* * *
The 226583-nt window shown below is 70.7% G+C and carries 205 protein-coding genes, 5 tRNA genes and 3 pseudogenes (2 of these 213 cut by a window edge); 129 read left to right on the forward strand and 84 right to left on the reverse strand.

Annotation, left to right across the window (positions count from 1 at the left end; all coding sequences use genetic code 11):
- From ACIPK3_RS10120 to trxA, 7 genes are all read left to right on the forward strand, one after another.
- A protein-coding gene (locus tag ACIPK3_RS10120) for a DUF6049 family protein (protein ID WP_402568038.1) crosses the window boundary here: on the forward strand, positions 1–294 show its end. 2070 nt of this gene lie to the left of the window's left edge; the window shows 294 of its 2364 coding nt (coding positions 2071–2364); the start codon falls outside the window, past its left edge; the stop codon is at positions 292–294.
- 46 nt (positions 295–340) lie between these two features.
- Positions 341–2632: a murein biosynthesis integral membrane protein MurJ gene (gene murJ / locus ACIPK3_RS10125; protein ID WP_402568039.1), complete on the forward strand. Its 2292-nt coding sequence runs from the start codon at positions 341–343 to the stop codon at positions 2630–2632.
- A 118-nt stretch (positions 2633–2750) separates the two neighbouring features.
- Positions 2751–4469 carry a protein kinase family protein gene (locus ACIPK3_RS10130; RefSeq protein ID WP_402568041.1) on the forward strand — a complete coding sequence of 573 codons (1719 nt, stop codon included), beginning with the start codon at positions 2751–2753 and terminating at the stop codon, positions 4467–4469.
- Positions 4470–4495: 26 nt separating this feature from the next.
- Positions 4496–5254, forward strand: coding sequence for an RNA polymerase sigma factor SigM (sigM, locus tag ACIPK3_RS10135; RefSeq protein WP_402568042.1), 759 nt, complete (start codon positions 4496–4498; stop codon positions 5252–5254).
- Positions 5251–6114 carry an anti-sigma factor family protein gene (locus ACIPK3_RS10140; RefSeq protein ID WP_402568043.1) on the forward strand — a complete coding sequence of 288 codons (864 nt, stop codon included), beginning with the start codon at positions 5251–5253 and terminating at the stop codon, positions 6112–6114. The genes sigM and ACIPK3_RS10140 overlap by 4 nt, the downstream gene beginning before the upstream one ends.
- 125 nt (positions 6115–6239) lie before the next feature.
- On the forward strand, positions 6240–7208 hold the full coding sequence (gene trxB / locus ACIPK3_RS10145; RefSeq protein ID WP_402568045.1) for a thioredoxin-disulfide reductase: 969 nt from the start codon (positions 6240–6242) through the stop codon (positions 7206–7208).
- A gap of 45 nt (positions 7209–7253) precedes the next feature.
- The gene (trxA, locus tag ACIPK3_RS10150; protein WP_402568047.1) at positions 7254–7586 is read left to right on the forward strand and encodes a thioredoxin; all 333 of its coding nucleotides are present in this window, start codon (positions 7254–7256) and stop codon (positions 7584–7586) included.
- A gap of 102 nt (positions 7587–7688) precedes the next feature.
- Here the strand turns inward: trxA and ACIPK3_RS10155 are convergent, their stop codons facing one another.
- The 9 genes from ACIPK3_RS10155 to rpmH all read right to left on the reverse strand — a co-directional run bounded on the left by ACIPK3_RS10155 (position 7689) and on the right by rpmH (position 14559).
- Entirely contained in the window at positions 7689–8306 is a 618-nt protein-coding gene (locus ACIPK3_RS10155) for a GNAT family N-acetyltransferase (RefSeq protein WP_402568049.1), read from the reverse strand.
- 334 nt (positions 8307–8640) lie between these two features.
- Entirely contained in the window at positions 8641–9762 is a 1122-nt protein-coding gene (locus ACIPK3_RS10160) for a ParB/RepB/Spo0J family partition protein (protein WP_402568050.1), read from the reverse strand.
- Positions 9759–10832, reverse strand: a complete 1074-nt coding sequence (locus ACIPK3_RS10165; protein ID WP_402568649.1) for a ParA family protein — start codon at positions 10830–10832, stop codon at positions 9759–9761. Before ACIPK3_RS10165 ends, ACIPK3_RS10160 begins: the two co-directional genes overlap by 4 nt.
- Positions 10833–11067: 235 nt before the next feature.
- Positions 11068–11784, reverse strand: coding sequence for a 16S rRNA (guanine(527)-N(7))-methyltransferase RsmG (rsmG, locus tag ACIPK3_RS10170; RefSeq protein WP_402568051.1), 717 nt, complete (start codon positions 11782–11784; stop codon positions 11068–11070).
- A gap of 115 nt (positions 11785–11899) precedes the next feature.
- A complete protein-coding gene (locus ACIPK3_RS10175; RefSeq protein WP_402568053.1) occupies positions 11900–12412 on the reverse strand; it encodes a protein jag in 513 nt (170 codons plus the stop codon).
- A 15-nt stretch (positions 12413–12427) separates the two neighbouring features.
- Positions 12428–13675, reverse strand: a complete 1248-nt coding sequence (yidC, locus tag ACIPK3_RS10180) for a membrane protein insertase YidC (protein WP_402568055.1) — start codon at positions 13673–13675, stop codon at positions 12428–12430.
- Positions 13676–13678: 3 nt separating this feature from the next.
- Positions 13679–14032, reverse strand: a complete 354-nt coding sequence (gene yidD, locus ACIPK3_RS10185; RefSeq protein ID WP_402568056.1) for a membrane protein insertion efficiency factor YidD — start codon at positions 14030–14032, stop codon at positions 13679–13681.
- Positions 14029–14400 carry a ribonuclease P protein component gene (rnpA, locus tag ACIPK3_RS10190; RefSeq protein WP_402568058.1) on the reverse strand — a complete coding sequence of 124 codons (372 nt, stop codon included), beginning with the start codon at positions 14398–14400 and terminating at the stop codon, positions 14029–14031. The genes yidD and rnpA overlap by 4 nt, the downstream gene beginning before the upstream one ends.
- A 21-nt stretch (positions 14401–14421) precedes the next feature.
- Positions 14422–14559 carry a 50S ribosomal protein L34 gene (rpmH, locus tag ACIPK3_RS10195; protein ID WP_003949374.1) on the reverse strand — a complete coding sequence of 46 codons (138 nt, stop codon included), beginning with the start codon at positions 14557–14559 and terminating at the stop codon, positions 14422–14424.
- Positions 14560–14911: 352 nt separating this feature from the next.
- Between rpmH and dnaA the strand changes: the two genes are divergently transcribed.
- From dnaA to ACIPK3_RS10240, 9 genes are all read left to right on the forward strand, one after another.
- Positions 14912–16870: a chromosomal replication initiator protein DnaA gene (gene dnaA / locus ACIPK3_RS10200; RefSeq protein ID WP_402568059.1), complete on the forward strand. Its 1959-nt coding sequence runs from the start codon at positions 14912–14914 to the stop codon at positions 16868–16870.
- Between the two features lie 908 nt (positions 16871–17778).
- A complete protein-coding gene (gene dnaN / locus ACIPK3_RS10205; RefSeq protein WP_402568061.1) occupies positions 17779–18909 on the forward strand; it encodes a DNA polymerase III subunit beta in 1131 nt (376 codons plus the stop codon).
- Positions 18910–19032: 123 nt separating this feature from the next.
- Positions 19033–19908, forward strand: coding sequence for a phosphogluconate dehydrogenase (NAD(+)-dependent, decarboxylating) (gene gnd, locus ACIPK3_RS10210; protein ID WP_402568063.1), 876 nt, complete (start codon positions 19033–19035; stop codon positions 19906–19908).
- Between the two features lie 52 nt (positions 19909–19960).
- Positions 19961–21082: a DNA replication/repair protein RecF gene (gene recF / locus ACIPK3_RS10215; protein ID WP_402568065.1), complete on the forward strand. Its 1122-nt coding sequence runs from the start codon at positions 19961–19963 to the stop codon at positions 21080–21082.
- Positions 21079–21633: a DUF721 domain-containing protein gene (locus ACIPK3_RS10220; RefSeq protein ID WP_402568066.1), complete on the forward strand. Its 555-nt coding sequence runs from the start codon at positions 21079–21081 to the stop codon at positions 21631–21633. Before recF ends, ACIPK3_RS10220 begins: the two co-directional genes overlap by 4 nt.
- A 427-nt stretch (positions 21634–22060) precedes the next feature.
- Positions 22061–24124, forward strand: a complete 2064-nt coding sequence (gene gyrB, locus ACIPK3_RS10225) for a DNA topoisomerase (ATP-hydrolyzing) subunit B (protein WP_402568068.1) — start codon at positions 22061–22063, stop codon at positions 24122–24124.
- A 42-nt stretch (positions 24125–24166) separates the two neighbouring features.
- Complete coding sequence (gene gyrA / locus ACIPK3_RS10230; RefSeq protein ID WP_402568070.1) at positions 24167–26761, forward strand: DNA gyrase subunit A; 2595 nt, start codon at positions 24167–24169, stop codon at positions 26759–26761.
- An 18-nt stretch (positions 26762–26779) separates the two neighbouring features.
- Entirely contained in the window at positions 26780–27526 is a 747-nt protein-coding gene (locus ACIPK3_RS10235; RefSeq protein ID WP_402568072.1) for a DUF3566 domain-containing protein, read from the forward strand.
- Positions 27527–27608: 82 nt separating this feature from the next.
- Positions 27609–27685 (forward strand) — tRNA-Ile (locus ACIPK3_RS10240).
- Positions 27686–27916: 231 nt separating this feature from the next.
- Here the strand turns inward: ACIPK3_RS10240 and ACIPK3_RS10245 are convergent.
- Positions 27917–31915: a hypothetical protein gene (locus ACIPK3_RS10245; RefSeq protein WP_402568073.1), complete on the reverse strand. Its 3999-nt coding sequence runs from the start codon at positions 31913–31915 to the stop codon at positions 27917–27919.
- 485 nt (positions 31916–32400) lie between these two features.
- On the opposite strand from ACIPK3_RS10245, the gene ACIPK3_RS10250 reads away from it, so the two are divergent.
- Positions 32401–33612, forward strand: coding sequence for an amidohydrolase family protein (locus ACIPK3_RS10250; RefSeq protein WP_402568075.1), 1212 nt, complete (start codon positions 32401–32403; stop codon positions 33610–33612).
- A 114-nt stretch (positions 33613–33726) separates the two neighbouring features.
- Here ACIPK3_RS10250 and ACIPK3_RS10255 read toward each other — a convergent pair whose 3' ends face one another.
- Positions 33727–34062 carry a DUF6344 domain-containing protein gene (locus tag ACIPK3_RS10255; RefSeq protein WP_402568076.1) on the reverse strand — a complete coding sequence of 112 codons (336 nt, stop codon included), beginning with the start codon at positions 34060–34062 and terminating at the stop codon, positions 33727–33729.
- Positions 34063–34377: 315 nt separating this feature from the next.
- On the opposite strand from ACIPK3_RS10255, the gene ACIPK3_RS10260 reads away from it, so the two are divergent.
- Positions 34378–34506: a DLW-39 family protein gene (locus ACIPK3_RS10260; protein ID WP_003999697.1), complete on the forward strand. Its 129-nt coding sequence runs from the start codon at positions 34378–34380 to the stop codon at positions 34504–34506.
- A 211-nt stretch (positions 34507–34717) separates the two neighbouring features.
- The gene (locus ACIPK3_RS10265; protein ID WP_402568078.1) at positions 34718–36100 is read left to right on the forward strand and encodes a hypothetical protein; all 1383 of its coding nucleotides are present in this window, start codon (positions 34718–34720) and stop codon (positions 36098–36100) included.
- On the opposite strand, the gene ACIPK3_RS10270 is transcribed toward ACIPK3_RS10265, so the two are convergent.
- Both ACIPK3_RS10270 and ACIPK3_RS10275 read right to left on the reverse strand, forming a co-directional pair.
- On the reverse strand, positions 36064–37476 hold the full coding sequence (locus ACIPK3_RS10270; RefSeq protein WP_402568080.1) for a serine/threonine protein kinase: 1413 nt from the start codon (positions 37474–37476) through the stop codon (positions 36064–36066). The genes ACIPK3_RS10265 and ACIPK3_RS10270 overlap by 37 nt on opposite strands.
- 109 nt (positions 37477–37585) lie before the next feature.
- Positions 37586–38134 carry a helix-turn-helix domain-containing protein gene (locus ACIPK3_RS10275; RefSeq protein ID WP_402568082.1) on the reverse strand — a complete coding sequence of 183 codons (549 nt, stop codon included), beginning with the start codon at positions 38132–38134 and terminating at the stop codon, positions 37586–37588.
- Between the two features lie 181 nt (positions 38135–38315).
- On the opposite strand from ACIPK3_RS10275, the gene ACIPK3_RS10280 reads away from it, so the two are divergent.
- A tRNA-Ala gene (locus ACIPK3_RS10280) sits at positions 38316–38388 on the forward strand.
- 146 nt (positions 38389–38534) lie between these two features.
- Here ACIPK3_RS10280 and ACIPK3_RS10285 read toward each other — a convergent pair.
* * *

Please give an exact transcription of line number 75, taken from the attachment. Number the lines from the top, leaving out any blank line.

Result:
- 146 nt (positions 38389–38534) lie between these two features.